This plant is a heavy feeder and needs abundant fertilizing to flourish; some people say it is susceptible to disease. I didn’t personally experience troubles with that, but as I said, it is very young. One thing I did experience though is that it doesn’t seem to like being touched: I tried to weave it gently around a support and every shoot I touched died. It grew new ones with springy tendrils and climbed up quickly afterwards. I haven’t touched it since. I just water it, feed it and photograph it from a distance.
Under favorable conditions, clematis will provide abundant color in mid to late summer. The strange clematis seed, a bundle of hairy twirly filaments, creates winter interest.
If you manage to acclimate this beautiful plant to an area of your garden that receives less sunlight, you got yourself a reliable bloomer and we all know how valuable that is in the shade garden: not many plants can do it. Especially in the dead of summer, when all the early bloomer’s enthusiasm tires out.
By botanical definition, the grape is technically a true berry. Surprise!
If you want to create a green outdoor room around a table or a bench, train grapevine on a sturdy arbor or trellis. The grapevine quickly fills up the space and creates welcome shelter from the summer sun. In the spring and summer it looks graceful, with springy, curly tendrils grabbing and twisting around supports. In the fall, the grape leaves turn coppery-red and translucent bunches of grapes hang within arm’s reach, glowing in the sunlight like amber. The grapes over-ripen to a degree to which the air around them is saturated with an unmistakable honey-like sweetness. For those gastronomically inclined, grape leaves are used for the wrapping of dolmades, a Greek delicacy made of rice, fresh herbs and seasonings.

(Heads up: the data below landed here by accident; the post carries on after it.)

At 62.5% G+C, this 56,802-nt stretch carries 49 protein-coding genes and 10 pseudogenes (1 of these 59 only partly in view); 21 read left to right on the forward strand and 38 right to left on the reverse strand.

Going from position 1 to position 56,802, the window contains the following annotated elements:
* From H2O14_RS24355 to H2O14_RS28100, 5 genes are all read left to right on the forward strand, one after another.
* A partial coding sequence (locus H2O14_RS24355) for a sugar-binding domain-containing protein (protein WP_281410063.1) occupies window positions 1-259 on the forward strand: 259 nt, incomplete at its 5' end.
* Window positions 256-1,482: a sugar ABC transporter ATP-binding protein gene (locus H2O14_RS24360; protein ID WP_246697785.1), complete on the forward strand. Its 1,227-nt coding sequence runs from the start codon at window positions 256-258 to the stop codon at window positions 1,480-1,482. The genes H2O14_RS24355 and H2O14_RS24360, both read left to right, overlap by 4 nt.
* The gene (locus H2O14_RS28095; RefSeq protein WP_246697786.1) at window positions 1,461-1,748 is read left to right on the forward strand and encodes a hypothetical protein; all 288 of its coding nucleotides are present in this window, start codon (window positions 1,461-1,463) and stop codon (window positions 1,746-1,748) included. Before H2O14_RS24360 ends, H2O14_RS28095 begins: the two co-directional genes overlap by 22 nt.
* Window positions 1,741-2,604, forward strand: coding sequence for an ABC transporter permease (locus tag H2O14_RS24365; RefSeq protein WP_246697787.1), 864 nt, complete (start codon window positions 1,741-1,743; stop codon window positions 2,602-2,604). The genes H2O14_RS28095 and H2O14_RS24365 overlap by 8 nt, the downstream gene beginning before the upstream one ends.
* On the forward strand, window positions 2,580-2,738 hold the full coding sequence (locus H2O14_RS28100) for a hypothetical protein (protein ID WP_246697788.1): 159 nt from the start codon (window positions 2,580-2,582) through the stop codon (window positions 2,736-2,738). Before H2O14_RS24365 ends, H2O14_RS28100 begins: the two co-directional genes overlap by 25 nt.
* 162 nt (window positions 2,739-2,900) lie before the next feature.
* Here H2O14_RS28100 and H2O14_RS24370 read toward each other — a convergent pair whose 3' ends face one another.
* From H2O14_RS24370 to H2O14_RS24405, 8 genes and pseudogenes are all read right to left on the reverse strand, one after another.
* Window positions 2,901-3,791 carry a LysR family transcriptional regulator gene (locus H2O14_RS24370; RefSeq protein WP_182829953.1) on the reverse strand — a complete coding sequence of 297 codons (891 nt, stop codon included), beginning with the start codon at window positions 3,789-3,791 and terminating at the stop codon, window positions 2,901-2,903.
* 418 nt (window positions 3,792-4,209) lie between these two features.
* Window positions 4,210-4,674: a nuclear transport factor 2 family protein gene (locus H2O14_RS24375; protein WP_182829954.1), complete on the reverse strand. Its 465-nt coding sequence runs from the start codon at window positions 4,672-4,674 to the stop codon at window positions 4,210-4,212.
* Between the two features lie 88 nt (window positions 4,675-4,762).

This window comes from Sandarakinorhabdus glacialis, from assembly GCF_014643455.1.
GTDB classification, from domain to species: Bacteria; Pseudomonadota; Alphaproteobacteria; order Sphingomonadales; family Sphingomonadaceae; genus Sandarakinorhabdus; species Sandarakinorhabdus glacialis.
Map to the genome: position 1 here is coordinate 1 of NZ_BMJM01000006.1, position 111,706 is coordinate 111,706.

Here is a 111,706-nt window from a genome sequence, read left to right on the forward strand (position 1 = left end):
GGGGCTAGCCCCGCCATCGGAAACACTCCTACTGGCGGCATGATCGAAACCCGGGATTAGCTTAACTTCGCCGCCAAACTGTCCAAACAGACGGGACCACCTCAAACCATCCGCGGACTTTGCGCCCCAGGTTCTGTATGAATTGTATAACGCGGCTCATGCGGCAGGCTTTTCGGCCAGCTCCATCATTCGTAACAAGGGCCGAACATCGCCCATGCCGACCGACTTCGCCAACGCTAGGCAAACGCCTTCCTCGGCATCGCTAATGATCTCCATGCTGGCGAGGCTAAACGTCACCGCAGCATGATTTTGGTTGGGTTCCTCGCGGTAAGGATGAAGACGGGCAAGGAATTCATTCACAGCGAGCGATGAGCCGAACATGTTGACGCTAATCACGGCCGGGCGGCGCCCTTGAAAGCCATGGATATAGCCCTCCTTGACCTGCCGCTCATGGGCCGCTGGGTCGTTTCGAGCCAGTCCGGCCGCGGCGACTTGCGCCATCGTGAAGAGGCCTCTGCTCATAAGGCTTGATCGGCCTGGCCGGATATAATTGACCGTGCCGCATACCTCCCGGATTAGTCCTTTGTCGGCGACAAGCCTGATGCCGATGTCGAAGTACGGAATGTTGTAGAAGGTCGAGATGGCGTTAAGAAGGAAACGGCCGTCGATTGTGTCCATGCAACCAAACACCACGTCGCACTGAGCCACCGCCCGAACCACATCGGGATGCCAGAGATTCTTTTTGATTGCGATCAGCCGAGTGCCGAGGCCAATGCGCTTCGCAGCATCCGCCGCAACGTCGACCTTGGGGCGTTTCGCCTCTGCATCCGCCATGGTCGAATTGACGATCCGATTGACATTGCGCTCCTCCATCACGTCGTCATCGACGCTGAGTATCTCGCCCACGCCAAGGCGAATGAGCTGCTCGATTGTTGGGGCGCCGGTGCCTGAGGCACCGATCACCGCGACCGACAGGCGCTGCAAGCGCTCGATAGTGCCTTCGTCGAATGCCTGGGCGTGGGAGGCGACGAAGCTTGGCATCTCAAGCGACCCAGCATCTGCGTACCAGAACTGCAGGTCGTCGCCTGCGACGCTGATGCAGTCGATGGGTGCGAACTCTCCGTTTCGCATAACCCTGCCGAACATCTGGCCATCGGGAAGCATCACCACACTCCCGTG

The little grapevine in the picture was chosen by my daughter, who is a natural green thumb. It is a red table grape that looks healthy and strong and grew significantly since we planted it. She keeps checking it regularly and evaluating its development. This is its second year in our yard and it’s looking good. It started covering the trellis it is growing on. More to follow.
Scarlet Runner Beans are not legumes, they are a piece of history. The red and white variety “Painted Lady” was grown in the kitchen gardens as early as 1750. In the beginning people cultivated them for their highly decorative flowers and seed pods, and only later figured out they were good to eat. The flowers are beautiful enough to compete with the sweet peas. They are not fragrant, but they are gorgeous vibrant shades of red, white and purple. The seed pods turn an intense coppery purple in the fall, and inside you will find beans that range from monochrome to calico combinations of purple, red and white.
The plants don’t like the heat and will put off yielding seeds till later in the season, when the weather turns cooler. For some varieties the bean pods grow up to a foot long. The beautiful flowers attract humming birds.